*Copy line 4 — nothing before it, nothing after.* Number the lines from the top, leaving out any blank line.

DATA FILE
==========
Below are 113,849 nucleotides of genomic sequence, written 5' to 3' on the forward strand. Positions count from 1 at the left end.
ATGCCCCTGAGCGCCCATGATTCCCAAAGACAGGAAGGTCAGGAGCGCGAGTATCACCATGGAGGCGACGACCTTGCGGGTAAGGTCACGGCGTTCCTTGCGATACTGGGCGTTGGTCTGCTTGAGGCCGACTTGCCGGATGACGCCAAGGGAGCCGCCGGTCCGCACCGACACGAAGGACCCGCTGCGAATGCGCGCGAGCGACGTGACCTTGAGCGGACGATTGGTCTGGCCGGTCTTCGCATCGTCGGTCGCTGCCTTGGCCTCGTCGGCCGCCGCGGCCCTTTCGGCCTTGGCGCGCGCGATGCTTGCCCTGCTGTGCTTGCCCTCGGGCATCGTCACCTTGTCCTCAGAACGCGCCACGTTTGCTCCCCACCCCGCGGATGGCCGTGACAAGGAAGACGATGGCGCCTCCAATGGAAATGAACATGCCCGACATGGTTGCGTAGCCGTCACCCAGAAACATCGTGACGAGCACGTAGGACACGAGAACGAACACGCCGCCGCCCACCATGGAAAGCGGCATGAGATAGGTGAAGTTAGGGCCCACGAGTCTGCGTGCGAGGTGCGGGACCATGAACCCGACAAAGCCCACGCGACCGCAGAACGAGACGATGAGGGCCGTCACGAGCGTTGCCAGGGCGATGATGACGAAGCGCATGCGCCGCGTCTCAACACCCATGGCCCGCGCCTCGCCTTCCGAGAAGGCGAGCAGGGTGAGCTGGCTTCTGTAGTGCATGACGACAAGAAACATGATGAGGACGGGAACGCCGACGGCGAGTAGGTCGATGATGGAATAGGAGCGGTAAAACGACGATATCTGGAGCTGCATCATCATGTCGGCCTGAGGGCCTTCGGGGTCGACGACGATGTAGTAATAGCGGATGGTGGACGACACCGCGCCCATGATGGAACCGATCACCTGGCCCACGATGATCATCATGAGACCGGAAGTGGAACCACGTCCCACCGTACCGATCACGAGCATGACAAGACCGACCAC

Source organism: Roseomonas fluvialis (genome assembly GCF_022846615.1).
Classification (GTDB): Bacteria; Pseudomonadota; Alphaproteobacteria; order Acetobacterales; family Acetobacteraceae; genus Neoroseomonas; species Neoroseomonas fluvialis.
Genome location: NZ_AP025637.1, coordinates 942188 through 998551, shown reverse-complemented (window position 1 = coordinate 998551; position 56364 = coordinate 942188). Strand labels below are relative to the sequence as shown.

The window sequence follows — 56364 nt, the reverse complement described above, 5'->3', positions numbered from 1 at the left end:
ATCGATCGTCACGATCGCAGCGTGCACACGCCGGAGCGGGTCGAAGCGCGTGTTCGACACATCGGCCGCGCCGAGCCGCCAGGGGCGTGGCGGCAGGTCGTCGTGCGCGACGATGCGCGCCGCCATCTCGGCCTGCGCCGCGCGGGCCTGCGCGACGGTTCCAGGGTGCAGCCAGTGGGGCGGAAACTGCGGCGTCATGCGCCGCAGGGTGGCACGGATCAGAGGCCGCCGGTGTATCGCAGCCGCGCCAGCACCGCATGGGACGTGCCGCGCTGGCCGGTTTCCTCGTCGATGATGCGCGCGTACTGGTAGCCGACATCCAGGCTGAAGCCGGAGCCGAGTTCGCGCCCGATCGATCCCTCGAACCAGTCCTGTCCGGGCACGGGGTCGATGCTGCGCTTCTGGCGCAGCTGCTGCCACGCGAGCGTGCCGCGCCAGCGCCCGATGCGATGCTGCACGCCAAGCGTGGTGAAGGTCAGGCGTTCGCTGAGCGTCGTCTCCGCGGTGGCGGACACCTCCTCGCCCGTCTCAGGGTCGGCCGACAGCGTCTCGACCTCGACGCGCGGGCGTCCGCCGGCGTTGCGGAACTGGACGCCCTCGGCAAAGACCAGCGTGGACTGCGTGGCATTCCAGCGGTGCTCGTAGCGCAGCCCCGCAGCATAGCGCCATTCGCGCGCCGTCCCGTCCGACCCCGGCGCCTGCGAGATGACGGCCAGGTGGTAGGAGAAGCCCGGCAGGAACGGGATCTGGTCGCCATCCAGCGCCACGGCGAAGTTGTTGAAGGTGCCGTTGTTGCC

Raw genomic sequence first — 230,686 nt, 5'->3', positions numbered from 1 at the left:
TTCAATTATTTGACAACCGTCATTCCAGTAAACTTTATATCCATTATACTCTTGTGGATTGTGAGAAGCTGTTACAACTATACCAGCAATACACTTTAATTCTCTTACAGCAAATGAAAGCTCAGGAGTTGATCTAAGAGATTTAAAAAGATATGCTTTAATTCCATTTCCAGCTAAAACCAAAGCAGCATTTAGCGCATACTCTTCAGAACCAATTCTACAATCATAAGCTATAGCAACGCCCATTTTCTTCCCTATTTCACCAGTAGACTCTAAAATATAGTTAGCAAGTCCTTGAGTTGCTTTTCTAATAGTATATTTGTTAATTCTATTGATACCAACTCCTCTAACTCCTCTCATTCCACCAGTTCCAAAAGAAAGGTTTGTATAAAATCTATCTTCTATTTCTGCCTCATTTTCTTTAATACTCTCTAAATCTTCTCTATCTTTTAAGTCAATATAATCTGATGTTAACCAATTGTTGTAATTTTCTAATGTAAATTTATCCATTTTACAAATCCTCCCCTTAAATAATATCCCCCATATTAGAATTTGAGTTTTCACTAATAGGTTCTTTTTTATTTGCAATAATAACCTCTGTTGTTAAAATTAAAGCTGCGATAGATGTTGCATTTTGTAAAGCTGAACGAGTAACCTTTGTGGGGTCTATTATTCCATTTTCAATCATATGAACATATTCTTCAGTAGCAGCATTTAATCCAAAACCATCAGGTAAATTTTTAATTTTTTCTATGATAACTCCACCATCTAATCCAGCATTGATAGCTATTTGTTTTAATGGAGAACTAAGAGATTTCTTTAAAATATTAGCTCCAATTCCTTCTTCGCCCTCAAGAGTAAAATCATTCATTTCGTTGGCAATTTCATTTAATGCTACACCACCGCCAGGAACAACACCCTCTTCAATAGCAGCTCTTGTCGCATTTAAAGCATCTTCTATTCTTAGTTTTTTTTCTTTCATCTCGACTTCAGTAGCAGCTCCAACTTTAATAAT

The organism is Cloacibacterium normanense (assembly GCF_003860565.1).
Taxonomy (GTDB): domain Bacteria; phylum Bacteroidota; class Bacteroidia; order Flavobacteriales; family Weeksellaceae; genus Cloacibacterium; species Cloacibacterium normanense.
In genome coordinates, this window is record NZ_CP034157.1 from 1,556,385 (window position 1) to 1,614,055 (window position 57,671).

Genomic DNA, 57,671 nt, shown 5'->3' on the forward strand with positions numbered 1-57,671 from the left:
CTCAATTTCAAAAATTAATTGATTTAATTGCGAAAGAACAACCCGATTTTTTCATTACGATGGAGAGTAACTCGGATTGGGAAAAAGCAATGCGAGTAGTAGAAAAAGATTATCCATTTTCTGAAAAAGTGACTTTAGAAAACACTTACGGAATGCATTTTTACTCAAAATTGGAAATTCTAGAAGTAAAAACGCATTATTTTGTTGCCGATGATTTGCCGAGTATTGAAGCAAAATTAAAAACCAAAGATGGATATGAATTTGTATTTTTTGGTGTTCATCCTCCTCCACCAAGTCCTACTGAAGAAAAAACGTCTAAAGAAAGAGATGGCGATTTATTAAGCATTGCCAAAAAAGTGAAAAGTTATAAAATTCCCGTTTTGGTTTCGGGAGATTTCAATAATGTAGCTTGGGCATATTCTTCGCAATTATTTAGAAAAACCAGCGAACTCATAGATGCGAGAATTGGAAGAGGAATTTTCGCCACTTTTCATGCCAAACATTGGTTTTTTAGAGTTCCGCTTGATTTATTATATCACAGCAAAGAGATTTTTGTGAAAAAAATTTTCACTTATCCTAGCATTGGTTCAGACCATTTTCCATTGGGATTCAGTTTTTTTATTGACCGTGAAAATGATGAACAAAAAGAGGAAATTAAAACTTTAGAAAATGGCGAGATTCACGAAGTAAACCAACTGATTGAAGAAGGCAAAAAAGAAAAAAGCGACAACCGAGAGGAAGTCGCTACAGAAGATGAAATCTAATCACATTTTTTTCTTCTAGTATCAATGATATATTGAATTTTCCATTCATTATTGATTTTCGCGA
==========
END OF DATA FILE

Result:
Classification (GTDB): Bacteria; Pseudomonadota; Alphaproteobacteria; order Acetobacterales; family Acetobacteraceae; genus Neoroseomonas; species Neoroseomonas fluvialis.